Ute Pass

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Ute Pass
15169. Rising out of Ute pass. Pike's Peak Auto Highway (Colorado) (1924)..jpg
Rising out of Ute Pass. Pike's Peak Auto Highway (Colorado), 1924.
Elevation9,165 ft (2,793 m)
Traversed by US 24
LocationTeller County, Colorado
United States
RangeFront Range
Coordinates38°56′30″N 105°09′25″W / 38.94167°N 105.15694°W / 38.94167; -105.15694Coordinates: 38°56′30″N 105°09′25″W / 38.94167°N 105.15694°W / 38.94167; -105.15694
Topo mapUSGS Divide
Ute Pass is located in Colorado
Ute Pass
Ute Pass
Location in Colorado

The Ute Pass is a mountain pass west of Colorado Springs that ranges from a peak elevation at Divide of 9,165 to 6,165 feet (2,793 to 1,879 m) at its lowest point.[1]


About 75,000 years ago glaciers moved down the sides of what became Pikes Peak. Over time, the ground also thrusted upward. The combination of the change in terrain from the moving tectonic plates and the sculpting of rock due to the moving boulders created the steep canyons of the Ute Pass entrance. From the entrance of Ute Pass at Manitou Springs and for about 5 miles, the terrain is steep canyon land and the road has many curves. The terrain becomes less steep, eventually becoming "gentle u-shaped valleys" near the summit at Divide.[2][3]


Ute Pass is located west of Colorado Springs, to the north of Pikes Peak and is located along U.S. Highway 24. From west to east, the pass traverses through Divide, Woodland Park, Green Mountain Falls, Chipita Park and Cascade.[1] Its waters collect through the mountains of Ute Pass, through Fountain Creek canyon west of Manitou Springs and collect in Fountain Creek.[1][4]


Ute Trail, which runs along the north side of Pikes Peak is believed to have first been a buffalo trail that delivered buffalo from the "milder winter pastures of the eastern plains" to the "lush, grassy" meadows of South Park, Colorado during the summer months. Joel Palmer wrote in his 1847 Journal of Travels over the Rocky Mountains: "These (buffalo) paths are remarkable in their appearance, being about 15 inches wide, and four inches deep, and worn into the soil as smoothly as they could be cut with a spade."[5]

Stephen Harriman Long wrote of his 1820s travel through the Pikes Peak region that Ute Trail was used by bison and Native Americans. For the Utes, the trail and pass was used to transport salt from Bayou Salade, the salt valley of South Park, to Santa Fe and Taos for trade.[5] The Ute's name for the pass was El Puerto del Sierra Almagre, which means "Doorway to the Red Earth Mountains".[6]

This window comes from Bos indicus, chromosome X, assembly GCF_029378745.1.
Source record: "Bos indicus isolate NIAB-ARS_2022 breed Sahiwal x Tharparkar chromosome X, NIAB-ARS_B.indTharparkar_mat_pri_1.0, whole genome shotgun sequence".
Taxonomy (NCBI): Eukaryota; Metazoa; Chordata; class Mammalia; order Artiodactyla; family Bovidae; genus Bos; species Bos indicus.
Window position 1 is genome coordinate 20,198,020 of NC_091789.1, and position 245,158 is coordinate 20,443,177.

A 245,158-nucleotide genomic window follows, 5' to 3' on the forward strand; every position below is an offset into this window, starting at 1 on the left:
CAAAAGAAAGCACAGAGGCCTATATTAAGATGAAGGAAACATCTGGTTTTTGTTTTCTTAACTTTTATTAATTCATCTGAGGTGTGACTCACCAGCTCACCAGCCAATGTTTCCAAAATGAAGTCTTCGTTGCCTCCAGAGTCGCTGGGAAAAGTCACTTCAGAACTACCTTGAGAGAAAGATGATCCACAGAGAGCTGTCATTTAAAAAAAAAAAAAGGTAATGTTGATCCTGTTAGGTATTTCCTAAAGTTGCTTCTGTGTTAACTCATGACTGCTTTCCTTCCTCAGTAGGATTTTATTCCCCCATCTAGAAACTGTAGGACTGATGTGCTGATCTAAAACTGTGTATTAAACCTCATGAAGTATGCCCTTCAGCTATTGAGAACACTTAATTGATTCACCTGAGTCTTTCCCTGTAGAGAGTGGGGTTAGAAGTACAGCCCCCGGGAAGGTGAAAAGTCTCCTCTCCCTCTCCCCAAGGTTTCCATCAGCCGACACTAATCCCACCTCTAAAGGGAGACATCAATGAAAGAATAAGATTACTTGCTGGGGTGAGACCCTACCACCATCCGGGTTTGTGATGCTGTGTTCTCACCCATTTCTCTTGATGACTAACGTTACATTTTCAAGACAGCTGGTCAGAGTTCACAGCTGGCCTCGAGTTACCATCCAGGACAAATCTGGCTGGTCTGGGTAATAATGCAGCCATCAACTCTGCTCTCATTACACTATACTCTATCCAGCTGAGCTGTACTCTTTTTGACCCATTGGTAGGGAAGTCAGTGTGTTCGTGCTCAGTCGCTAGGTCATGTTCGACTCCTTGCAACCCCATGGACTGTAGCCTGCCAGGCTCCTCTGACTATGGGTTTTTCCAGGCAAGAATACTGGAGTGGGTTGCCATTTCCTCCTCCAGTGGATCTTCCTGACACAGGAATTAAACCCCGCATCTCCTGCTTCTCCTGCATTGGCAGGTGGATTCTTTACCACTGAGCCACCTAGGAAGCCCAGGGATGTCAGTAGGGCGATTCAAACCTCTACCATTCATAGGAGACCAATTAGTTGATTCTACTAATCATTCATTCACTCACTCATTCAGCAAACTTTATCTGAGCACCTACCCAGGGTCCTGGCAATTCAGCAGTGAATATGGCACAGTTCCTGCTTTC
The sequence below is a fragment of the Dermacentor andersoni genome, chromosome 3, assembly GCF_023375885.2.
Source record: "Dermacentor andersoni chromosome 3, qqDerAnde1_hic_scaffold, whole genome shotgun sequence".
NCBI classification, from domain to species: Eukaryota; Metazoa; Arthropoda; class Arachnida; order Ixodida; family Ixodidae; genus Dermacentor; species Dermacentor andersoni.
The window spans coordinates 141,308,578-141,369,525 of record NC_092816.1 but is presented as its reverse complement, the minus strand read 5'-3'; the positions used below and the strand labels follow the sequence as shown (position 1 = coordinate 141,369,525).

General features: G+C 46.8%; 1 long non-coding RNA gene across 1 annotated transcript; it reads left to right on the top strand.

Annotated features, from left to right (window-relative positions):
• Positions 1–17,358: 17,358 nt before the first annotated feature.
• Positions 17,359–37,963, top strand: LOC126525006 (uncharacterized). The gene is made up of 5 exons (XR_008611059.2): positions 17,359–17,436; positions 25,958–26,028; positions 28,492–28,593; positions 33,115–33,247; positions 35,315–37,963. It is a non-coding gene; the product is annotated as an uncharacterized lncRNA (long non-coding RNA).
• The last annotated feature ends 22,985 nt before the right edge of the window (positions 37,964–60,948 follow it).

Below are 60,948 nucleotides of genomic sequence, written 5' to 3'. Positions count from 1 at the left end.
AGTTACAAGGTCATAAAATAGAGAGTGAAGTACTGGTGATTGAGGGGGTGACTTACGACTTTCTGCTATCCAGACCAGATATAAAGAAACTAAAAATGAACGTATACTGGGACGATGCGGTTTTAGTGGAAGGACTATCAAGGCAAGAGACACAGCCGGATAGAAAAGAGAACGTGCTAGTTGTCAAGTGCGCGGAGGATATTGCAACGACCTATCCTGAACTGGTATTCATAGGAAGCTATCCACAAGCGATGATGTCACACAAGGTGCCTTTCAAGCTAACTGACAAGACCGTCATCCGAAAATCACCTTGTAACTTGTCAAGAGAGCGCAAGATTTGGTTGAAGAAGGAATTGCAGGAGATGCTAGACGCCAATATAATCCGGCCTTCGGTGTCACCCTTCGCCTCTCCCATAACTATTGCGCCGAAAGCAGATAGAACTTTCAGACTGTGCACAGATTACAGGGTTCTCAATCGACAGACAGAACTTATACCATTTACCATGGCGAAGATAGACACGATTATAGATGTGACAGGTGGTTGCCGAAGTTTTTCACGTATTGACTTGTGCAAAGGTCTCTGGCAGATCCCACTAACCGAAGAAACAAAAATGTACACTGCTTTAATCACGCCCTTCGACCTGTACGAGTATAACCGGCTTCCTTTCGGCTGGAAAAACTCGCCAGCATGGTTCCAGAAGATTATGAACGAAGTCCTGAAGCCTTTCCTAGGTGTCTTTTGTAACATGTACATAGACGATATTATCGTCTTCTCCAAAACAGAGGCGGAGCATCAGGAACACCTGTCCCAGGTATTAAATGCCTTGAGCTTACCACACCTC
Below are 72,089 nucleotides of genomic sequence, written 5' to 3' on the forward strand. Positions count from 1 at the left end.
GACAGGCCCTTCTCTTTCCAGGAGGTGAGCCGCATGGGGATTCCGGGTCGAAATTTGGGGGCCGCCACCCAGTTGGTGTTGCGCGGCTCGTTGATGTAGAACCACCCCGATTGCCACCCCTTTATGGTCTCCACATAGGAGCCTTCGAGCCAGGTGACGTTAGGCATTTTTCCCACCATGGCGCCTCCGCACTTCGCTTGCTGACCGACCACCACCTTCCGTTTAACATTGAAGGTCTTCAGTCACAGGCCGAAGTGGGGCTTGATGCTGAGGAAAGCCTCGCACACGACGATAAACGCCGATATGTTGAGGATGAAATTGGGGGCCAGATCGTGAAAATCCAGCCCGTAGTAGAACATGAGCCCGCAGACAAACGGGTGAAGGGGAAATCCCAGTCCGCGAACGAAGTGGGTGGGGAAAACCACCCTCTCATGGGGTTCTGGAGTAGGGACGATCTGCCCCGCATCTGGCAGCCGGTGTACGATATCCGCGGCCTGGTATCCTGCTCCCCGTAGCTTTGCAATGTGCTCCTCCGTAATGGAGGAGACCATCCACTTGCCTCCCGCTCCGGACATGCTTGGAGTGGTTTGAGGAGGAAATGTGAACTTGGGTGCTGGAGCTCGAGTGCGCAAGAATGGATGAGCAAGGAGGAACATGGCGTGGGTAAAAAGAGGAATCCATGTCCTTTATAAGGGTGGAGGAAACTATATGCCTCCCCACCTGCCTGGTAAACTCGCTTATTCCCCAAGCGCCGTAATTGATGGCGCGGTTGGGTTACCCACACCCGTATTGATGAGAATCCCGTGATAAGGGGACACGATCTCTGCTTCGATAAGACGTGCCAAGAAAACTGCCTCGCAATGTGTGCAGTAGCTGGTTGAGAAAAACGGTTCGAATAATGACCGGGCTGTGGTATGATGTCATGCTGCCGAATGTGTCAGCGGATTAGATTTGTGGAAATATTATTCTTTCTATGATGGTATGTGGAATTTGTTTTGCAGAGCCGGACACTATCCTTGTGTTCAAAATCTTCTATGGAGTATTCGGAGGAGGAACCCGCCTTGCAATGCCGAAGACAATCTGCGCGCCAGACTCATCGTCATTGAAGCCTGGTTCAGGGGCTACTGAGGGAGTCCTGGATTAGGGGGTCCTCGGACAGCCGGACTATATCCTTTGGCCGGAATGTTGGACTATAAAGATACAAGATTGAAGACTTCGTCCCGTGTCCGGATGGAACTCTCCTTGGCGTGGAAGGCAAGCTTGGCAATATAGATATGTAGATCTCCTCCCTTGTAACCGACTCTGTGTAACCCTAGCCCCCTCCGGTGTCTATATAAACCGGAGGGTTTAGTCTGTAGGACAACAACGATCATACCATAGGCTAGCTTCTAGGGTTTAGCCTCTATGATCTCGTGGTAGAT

Ute trail became a wagon road in the 1860s providing transport to Leadville mining camp.[1] In 1872 the old wagon road through Ute Pass started at Rainbow Falls, or Ute Pass Falls.[7] The Colorado Midland Railway had tracks through the Ute Pass to Leadville and Aspen beginning in 1888. Service was later extended to Cripple Creek. Once the mining industry declined, the railroad tracks were removed.[1]

In 1932 a new road was built that better accommodated automotive vehicles. Ute Pass is now along U.S. Highway 24, a four-lane highway, which partially obscured Rainbow Falls.[7] Tourism began to be a major economic force in the late 19th century and towns along Ute Pass built cabins and hotels as a result.[1]

The pass at one time was used by stage coach and equestrian traffic. It is steep (7%) on the east side.[citation needed]

Ecological system[edit]

The climate is arid, so many plants that grow here are adapted to low water usage.[citation needed]

Wildlife in the Ute Pass area includes wild turkey, mule deer, mountain lion, bighorn sheep, and especially during the summer and fall, black bear.[7]

Ute Pass History Park[edit]

Ute Pass History Park is located at 231 E. Henrietta Avenue on the north side of Woodland Park.

The Pikes Peak Museum comprises six buildings that tell the history of the pass, people who traversed it, and the communities founded along the pass. The buildings include the museum center, four cabins and a jailhouse, with exhibits that convey the lifestyle, industries, transportation, and communities along Ute Pass. Its exhibits includes information about the Ute people and early pioneers.[8]

See also[edit]


  1. ^ a b c d e f "Ute Pass History". Ute Pass Historical Society. Retrieved May 12, 2013.
  2. ^ Celinda Reynolds Kaelin (April 1, 1999). Pikes Peak Backcountry: The Historic Saga of the Peak's West Slope. Caxton Press. p. 5. ISBN 978-0-87004-391-8. Retrieved May 12, 2013.
  3. ^ Kurt Megsamen (1 April 2002). Cycling Colorado's Mountain Passes. Fulcrum Publishing. pp. 127–132. ISBN 978-1-55591-294-9. Retrieved May 12, 2013.
  4. ^ Celinda Reynolds Kaelin (April 1, 1999). Pikes Peak Backcountry: The Historic Saga of the Peak's West Slope. Caxton Press. p. 2. ISBN 978-0-87004-391-8. Retrieved May 12, 2013.
  5. ^ a b Celinda Reynolds Kaelin (April 1, 1999). Pikes Peak Backcountry: The Historic Saga of the Peak's West Slope. Caxton Press. pp. 8–10. ISBN 978-0-87004-391-8. Retrieved May 12, 2013.
  6. ^ Celinda Reynolds Kaelin (April 1, 1999). Pikes Peak Backcountry: The Historic Saga of the Peak's West Slope. Caxton Press. p. 53. ISBN 978-0-87004-391-8. Retrieved May 12, 2013.
  7. ^ a b c "Rainbow Falls Recreation Area Master Plan" (PDF). Thomas & Thomas for El Paso County Parks. March 9, 2011. pp. 4–10. Retrieved May 13, 2013.
  8. ^ "Ute Pass History Park". Ute Pass Historical Society. Retrieved May 12, 2013.

External links[edit]